The Tillamook County Creamery Association (TCCA) is a dairy co-operative headquartered in Tillamook County, Oregon, United States. The association's main facility is the Tillamook Cheese Factory located two miles north of the city of Tillamook on U.S. Route 101.
The Tillamook factory hosts over a million tourists each year. Visitors watch the production of cheese from a viewing gallery over the main production floor.
The 44th largest dairy processor in North America, Tillamook posted $382 million in sales in 2007, the trade magazine Dairy Foods reports. The brand is strongest in the West but sells in all 50 states. It routinely wins awards from the American Cheese Society and other groups.
The co-operative includes 110 dairy farms, mostly within Tillamook County. Products produced by the co-operative include cheese, butter, ice cream, sour cream, and yogurt. Their most famous product is Tillamook cheese, including the famous Tillamook Cheddar.
The Tillamook area was ideal for dairy cattle in the mid-19th century, but transporting the milk and butter was a problem. In 1854, several farmers from the county built a schooner named the Morning Star to transport butter to Portland, Oregon; the schooner is now featured as part of the co-op's logo, and a full-sized replica is on display on the creamery grounds. Peter McIntosh and T. S. Townsend established the county's first cheese factory in 1894. The association was founded by ten independent dairy farmers in 1909. TCCA hired an ad agency and began campaigning in 1917 in Los Angeles, San Francisco and Portland.
Under secretary-manager George R. Lawson (CEO- 1944-1950), the cooperative began producing rindless cheese in 1946 and bottled milk the following year. In 1949, partnering with four independent plants, the Tillamook Cheese Factory north of Tillamook was built. The enlarged facility included a storage plant and traffic department.
Tillamook County Creamery Association recently celebrated 100 years in business.
The Tillamook Cheese Factory, located at 4185 U.S. 101 North in Tillamook, Oregon, is the Tillamook County Creamery's main cheese production facility. The Tillamook Cheese Factory also serves as a Visitor Center and hosts over 1 million tourists each year. Visitors can learn about the cheesemaking process, cheese packaging process, and the ice cream-making process from a viewing gallery over the main production floor. Tours are self-guided and self-paced, and are augmented by video presentations and interactive kiosks. Tours inside the actual cheese processing area of the plant were discontinued in 1967 due to health and safety regulations.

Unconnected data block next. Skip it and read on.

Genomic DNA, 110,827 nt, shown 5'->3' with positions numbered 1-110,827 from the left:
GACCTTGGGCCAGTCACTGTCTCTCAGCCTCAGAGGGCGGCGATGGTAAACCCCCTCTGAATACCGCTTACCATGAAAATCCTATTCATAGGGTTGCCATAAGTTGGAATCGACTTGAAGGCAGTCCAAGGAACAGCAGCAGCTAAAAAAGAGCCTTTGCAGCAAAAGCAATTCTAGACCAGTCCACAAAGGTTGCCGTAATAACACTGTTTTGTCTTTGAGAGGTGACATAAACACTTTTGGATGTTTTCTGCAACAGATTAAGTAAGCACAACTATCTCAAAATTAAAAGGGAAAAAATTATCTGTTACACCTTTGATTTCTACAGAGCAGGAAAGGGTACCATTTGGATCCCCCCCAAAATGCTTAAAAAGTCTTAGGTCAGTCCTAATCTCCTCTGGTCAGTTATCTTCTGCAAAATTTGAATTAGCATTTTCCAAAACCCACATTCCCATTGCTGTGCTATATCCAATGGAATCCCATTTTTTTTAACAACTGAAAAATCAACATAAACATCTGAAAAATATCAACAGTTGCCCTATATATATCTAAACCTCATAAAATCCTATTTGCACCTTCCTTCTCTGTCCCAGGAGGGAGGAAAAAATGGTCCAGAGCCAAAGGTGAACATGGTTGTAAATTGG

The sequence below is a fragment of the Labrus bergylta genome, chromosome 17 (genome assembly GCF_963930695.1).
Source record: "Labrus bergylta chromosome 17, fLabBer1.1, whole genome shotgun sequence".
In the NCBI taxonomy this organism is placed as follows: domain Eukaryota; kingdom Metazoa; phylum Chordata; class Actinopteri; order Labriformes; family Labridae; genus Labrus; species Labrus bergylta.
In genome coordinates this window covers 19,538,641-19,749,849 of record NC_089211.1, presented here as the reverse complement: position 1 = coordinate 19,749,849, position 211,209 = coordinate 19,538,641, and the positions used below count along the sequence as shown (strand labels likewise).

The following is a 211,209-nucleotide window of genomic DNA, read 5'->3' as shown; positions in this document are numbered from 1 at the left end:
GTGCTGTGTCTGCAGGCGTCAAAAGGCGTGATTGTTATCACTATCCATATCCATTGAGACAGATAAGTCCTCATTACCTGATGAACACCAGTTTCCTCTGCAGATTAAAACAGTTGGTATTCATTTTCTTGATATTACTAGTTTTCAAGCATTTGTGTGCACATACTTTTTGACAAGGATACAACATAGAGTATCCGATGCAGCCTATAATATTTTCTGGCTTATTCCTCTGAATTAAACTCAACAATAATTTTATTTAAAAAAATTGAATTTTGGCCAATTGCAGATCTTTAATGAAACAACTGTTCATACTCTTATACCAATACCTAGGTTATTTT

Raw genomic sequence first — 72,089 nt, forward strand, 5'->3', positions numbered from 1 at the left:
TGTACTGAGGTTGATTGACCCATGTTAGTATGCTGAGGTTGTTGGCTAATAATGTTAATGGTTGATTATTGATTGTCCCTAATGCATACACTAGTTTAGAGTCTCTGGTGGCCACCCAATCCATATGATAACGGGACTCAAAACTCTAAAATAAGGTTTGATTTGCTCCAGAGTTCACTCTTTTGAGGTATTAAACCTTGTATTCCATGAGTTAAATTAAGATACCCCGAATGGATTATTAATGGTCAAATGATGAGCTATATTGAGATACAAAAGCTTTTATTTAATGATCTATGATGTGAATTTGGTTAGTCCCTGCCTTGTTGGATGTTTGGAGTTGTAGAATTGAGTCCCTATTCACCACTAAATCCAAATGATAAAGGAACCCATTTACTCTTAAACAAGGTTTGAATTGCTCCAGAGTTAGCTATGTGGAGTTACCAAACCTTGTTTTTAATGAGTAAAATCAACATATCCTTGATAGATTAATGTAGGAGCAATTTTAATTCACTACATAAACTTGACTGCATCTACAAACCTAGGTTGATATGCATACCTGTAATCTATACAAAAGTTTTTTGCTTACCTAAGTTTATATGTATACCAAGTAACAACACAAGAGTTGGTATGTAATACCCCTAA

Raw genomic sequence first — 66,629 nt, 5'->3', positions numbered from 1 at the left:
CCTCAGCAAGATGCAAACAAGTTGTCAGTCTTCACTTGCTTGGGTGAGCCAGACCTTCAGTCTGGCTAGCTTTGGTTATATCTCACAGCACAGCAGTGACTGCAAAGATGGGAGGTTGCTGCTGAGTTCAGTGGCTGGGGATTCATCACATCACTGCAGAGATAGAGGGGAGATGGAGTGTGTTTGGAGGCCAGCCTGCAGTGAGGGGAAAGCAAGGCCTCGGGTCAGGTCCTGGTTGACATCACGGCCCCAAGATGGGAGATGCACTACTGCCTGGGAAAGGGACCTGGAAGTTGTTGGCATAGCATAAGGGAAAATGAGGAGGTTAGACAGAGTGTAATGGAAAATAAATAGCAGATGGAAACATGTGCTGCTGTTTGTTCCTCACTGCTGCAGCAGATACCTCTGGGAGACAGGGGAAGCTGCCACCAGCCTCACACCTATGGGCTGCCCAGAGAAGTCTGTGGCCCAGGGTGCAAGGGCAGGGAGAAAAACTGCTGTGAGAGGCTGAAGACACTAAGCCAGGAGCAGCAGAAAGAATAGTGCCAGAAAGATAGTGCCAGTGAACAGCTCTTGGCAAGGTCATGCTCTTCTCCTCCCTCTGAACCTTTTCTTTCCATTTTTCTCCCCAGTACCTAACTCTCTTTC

The Tillamook Cheese Factory produces 167,000 pounds of cheese each day and packages one million pounds of cheese each week. The factory warehouse has the capacity to age 50 million pounds of cheese at once.
In 2000, TCCA bought the cheese cooperative in Bandon, Oregon, then closed and demolished its cheese-making facilities in that town a few years later, replacing them with a gravel parking lot. After buying the Bandon Cheese factory and its brand name, Tillamook's lawyers warned several South Coast businesses with "Bandon" in their names that they might need to make a "content change" to avoid confusion with the cheese. This controversy made international news, particularly in 400 year-old Bandon, Ireland, where residents have milked cows for generations before Tillamook turned out its first block of cheese.
The cooperative has since gained more animosity from that community as well as others in its enforcement of the Tillamook Cheese and Bandon Cheese trademarks against local businesses such as Tillamook Country Smoker, a purveyor of jerky and smoked meats for over 30 years. In a 2004 case, a federal judge ruled against the cheese giant, saying that Tillamook County Smoker could register its name as a trademark. The creamery had tried to stop the meat company from using the name Tillamook.
The move that garnered Tillamook the most nationwide attention, though, came in 2005, after a slew of consumer inquiries about dairies' use of a genetically engineered bovine growth hormone designed to boost milk production. The U.S. Food and Drug Administration had said milk products derived from cows injected with the hormone were safe, but consumer worries about potential cancer risks persisted. Over objections from some member farmers and from biotechnology giant Monsanto, which manufactured the hormone, the creamery association voted to require all its dairy suppliers to phase out its use. Tillamook was one of the first big national brands to make that increasingly common decision.